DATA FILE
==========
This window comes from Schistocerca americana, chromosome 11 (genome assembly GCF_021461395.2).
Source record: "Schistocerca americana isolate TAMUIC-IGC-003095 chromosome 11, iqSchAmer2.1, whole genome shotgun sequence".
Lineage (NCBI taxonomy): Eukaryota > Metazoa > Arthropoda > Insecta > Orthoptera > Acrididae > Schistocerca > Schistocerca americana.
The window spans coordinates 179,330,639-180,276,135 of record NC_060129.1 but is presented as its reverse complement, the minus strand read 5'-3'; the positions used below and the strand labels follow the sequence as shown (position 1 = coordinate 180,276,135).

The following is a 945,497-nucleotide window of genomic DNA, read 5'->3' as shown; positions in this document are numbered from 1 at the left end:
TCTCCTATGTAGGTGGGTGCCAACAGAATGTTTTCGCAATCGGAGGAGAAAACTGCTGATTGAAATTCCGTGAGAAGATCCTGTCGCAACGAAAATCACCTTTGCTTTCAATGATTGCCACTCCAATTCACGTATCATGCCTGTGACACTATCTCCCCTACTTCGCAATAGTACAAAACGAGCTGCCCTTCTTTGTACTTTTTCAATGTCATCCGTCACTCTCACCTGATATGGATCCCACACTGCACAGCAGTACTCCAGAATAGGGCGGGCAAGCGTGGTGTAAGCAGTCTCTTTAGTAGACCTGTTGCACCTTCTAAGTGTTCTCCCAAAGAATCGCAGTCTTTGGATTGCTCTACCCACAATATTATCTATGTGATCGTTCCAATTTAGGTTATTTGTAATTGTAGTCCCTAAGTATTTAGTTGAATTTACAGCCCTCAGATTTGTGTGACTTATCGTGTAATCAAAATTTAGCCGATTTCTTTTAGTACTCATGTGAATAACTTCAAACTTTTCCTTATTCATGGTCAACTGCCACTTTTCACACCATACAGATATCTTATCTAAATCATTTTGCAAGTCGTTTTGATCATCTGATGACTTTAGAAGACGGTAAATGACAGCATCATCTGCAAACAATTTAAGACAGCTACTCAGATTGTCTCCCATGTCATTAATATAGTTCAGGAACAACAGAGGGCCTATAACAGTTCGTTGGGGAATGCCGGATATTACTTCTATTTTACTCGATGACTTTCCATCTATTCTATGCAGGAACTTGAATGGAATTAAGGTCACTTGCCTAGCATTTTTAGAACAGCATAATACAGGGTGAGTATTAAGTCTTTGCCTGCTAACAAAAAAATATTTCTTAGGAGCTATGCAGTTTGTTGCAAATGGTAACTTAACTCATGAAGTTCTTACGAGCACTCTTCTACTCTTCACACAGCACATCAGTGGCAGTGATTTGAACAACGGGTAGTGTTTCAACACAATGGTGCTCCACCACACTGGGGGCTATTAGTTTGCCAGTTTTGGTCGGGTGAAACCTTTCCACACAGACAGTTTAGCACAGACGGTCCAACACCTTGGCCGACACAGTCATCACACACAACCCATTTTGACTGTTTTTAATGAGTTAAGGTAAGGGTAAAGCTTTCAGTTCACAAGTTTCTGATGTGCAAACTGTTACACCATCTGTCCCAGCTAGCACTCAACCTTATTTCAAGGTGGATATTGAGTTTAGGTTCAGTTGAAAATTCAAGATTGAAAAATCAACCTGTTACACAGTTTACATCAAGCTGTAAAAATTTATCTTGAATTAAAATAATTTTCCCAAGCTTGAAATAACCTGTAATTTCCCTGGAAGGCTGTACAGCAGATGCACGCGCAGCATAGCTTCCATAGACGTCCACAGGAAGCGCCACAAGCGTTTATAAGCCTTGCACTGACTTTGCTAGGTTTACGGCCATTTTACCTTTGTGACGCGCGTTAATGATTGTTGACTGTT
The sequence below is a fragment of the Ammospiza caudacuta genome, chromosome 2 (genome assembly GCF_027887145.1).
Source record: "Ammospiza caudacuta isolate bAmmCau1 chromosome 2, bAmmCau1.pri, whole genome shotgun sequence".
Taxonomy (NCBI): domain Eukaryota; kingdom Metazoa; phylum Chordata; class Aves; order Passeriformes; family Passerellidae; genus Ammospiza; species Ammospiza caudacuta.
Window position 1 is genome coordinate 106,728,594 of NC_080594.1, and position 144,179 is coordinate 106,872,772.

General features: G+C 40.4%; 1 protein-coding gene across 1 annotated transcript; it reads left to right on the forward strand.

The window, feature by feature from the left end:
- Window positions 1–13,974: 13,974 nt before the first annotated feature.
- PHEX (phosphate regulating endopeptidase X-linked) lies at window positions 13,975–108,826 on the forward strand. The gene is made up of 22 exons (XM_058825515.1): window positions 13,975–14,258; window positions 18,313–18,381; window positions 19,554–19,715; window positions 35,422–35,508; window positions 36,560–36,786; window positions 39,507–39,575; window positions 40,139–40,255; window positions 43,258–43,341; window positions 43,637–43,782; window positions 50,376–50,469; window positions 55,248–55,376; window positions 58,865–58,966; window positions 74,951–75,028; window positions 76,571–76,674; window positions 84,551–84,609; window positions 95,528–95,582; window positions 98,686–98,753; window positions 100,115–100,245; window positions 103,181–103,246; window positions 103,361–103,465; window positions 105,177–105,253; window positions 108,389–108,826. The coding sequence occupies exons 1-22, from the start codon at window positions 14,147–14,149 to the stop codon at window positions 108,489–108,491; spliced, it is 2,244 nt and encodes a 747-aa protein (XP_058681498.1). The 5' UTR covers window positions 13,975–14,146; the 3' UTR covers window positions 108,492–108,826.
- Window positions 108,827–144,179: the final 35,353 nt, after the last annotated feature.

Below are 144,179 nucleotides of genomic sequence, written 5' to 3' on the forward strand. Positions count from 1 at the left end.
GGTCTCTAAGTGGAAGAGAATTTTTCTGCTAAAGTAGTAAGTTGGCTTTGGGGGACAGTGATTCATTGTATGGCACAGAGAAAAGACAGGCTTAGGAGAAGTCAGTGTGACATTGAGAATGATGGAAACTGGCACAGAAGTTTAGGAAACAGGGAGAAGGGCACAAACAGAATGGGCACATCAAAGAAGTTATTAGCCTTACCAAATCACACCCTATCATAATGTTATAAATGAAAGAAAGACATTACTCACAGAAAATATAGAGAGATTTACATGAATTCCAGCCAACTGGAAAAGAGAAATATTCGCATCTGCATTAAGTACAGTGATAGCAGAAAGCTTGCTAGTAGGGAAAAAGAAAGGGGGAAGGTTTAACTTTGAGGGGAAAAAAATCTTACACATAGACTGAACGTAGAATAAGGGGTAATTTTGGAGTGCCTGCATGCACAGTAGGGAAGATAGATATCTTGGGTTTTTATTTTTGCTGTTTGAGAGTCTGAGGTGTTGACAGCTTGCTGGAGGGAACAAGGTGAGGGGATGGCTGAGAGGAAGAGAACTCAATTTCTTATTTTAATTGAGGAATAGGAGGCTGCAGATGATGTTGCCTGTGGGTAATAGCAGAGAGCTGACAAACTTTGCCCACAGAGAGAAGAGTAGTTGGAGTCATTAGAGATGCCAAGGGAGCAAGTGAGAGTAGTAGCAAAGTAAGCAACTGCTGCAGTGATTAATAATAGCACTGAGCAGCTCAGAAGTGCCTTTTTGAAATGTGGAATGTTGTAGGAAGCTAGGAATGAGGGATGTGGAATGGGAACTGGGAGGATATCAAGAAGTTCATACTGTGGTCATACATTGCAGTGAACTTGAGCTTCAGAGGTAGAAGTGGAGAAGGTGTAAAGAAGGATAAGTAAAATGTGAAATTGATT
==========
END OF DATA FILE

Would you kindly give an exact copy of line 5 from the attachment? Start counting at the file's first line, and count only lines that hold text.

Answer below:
The following is a 945,497-nucleotide window of genomic DNA, read 5'->3' as shown; positions in this document are numbered from 1 at the left end: